Canby Utility move delayed
While Canby Utility planned to make its big move to its new headquarters at 1265 SE Third Ave. on July 9-10 and reopen on Wednesday, July 11 the construction crew is still working on the building.
The move-in date is delayed and will likely now be sometime in August.
"The construction staff hasn't finished the roof of the board room and it would be a mistake if we try to move in too quickly," said Dan Murphy, general manager of Canby Utility. "They are working at a slow pace and it's the second time we've had to change the move-in date."
It is expected to take two days to move the 11 employees and transfer all their working materials into the new building. All the services performed at the old offices on Second Avenue will also be performed at the new building. Among its new features are an after-hours drive through drop box allowing customers to drop off payments 24 hours a day. It also allows more space for the utility to grow, Murphy said, and provides a larger parking lot.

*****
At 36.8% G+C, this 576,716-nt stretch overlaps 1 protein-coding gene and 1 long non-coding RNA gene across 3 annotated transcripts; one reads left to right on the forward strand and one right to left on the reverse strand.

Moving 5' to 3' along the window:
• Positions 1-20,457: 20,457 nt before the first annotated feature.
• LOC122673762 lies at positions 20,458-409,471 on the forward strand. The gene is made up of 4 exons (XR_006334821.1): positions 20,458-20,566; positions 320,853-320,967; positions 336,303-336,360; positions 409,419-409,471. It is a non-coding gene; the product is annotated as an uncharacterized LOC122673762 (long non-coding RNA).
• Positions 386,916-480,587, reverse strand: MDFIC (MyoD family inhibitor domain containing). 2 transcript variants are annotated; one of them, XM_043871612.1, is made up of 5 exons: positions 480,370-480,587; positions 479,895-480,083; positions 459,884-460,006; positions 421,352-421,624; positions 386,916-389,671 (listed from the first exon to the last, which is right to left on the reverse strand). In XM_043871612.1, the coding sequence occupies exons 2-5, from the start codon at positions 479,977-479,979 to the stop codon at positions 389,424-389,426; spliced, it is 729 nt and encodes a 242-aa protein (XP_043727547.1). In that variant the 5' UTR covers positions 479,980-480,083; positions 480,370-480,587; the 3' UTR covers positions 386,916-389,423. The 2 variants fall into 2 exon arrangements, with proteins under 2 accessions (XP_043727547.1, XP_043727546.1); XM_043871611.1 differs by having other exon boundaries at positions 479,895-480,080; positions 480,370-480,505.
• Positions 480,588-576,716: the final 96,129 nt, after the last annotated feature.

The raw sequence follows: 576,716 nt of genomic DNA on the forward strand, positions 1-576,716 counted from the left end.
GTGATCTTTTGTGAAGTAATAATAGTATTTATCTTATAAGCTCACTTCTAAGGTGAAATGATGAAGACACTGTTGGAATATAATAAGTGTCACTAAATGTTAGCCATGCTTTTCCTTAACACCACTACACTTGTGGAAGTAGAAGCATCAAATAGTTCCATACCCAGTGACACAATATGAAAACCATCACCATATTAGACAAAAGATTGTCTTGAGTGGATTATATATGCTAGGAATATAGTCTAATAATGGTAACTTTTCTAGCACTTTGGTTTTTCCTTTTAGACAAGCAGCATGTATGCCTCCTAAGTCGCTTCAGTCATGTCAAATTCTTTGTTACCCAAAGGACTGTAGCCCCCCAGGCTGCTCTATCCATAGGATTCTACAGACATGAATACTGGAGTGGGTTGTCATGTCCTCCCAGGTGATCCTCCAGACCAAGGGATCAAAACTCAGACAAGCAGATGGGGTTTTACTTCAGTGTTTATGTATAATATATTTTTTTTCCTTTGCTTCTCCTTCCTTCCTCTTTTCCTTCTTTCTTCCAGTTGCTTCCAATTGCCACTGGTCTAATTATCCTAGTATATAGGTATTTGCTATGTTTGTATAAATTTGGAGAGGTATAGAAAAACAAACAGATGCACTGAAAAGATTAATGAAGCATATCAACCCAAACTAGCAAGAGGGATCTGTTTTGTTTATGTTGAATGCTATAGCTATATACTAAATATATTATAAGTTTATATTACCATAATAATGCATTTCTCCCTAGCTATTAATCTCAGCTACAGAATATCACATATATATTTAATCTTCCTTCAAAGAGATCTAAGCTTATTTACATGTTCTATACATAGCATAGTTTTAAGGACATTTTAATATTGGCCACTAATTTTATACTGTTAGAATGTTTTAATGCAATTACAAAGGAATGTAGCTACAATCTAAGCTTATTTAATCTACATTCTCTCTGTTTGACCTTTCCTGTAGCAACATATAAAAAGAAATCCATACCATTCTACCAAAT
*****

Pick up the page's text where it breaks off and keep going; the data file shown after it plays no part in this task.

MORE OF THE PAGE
Canby Utility tentatively plans to break ground in 2022 for Phase 2, which will bring the electric crews and water workers to the new location. This will allow better coordination and improved efficiencies for all utility employees and their work.
The cost of the new building is $5.3 million, while the Phase 2 building will cost $7.1 million for a total cost of $13.7 million. That number includes the electric and water crews moving to their own new building from its current location near Territorial and Redwood Streets to the six-acre site with the office staff.
In 2008, the utility initially proposed its new location where the old city hall and the city's administrative offices were located next to Canby Utility's customer service office. That was changed when the board noted the six-acre site on Third Avenue, which is down the road from the Canby Fire District station on Pine Street and allows for the company's growth.
In 2015, the utility had planned to create new office space where the Dahlia Project is being completed and the city again asked the utility company to change its plans. The company sold its old downtown offices and parking for the Dahlia Project.